Not brockage. Maybe don't take advantage of the $75
and sell it for a fair price.
Too many people taking advantage of others in this hobby.
I agree Idhair, that is what I was thinking as well. And thanks Oldhoopster, that does clarify things and I appreciate the calmness of your words. I just ask people to understand (Michael K) that the guy who wants to buy it would buy it for $75 if I told him I got it out of a cracker jack box. He likes unique and interesting coins and that's for sure what this is. And on top of that I really admire the coin myself, it's a neat piece, which is another reason why I said I didn't want to short change myself if it was worth more. I just think people should find out more facts before jumping to conclusions. That's what's wrong with the World today. People jump to conclusions without knowing 100 percent of what's going on and it unnecessarily divides people. This situation being a perfect example. We are all coin enthusiasts. If beef1020 would have asked questions instead of jumping to conclusions then he might of seen that he would've been helping a fellow enthusiast look out for himself not take advantage of someone else.
But you can be a good guy and only take $25 for it, which is still more than it is worth. Your rationalization doesn't excuse questionable business practices.
He realizes you are doing an honest thing, and that's better for reputation, integrity and future business.
Thanks Michael K I appreciate it and you are right, that's what I'll do. But I can almost assure you that when I tell him about this experience and offer to sell it for $25 he will laugh and not give me a dime less then the $75 he offered me.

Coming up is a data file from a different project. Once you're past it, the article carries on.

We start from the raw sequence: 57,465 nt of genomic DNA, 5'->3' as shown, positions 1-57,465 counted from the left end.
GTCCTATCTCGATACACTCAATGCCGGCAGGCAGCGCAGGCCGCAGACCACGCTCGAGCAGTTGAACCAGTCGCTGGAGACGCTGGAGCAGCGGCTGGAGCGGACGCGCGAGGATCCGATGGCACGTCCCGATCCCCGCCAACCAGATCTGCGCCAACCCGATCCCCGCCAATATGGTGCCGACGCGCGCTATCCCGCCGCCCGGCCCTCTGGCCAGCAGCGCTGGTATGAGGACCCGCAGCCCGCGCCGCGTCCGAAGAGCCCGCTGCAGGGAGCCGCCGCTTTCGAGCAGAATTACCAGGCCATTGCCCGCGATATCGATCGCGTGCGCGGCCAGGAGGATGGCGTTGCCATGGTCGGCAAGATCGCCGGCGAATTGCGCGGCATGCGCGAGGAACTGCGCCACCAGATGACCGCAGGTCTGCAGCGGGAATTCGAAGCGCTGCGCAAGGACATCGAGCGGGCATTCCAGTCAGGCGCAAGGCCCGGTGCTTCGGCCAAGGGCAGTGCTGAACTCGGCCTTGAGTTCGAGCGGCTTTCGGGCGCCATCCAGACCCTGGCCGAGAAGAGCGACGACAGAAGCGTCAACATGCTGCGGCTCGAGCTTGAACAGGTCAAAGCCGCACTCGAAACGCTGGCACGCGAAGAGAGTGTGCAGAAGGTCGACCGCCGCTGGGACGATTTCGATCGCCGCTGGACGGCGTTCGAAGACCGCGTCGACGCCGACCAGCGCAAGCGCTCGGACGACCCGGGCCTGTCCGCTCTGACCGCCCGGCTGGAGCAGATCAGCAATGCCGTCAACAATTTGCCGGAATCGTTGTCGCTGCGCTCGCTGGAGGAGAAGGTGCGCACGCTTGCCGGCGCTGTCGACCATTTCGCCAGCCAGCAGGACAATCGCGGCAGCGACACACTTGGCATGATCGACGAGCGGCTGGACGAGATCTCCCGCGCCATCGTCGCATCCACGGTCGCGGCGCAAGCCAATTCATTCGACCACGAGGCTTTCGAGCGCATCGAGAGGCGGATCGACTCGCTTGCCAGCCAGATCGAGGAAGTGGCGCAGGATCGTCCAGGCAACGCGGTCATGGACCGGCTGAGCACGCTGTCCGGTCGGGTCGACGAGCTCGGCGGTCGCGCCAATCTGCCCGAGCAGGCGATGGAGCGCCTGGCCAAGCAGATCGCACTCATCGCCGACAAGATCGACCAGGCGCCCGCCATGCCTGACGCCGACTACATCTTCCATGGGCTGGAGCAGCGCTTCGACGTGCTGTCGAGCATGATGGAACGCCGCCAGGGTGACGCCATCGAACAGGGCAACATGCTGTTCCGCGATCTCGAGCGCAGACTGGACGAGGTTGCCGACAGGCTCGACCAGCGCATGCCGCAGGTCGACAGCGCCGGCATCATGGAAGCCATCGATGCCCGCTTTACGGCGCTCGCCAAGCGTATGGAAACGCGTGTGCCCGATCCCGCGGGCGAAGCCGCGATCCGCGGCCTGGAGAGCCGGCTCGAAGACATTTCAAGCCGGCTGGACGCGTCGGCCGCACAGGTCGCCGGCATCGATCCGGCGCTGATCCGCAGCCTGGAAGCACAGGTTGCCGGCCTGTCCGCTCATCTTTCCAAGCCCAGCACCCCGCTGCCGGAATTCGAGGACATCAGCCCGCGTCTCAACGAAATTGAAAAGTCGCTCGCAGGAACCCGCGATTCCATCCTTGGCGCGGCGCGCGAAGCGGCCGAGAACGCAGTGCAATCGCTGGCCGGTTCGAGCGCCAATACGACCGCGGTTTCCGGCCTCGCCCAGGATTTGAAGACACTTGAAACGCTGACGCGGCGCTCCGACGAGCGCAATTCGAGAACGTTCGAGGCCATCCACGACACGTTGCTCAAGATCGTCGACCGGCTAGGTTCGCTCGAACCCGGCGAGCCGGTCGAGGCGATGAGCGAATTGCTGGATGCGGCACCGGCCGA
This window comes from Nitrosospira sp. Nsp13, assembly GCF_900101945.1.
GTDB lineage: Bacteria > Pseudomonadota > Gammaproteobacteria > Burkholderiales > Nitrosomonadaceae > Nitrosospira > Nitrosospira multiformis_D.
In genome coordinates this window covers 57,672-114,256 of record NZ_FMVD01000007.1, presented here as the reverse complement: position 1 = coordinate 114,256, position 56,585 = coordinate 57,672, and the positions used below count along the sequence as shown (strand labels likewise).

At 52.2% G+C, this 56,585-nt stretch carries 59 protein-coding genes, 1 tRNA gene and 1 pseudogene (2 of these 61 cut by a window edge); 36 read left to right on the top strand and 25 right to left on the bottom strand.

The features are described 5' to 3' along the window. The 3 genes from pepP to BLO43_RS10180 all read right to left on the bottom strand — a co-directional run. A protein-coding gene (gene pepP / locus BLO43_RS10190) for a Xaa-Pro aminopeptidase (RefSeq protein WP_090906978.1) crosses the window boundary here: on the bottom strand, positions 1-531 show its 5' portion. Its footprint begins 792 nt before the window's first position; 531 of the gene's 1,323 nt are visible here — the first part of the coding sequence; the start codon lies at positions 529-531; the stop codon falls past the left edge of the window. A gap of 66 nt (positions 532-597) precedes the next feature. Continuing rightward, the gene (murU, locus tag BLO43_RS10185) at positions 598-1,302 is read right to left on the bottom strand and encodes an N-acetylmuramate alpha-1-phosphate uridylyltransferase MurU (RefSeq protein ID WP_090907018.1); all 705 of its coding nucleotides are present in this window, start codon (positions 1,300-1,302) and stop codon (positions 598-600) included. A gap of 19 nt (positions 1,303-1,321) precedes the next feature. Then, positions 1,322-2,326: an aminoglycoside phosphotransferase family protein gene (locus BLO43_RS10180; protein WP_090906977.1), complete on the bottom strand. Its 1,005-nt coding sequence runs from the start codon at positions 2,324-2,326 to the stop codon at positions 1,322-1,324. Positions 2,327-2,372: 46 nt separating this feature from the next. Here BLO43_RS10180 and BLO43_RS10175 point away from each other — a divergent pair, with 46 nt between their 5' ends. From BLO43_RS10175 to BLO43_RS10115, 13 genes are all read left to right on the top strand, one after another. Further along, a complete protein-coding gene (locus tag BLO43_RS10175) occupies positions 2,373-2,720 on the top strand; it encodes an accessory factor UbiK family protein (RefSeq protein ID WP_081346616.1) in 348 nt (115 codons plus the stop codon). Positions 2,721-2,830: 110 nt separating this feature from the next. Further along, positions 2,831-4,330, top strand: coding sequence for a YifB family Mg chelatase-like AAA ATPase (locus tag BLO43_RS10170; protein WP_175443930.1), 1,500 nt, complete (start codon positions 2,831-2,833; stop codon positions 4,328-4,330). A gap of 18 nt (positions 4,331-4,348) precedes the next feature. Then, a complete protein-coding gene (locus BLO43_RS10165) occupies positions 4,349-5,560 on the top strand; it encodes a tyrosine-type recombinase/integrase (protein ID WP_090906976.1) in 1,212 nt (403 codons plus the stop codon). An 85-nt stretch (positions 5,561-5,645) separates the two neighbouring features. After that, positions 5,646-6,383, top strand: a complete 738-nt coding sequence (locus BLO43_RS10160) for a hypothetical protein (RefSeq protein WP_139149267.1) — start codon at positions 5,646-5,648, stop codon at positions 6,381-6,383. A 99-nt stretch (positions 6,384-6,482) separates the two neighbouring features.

Well then, a fool and his money...
I couldn't stand the heat, that's why I got out of the kitchen ! See you soon folks !
You could be right Frankjg, or he could be a saint and his money, wanting to share his blessings with others! Not someone who is selfish and self righteous. Someone who is a true inspiration to others and cares as much for others, if not more than for himself. Someone who genuinely makes the world a better place for those who are privileged enough to encounter him. Someone who realizes you cant take it with him and gives God the glory for his accomplishments instead of himself. Just maybe!!!
What does over paying for a coin have to do with any of what you said.
Well its Simple really, Ol' Michael K said a fool and his money. Well, maybe he is not a fool at all. Maybe he is fully aware that the coin is worth less then he is willing to pay, but just maybe he is glad to do it because he likes to show his gratefulness for the blessings he has received and pay it forward. A truly humble and inspiring individual. How is that hard to understand really?!?!?
Did you market this coin as a brockage or did the buyer identify it that way?
And I’m the one who said A fool and his money. It’s not charitable to overpay for something of lesser value. There are more charitable ways to use your money.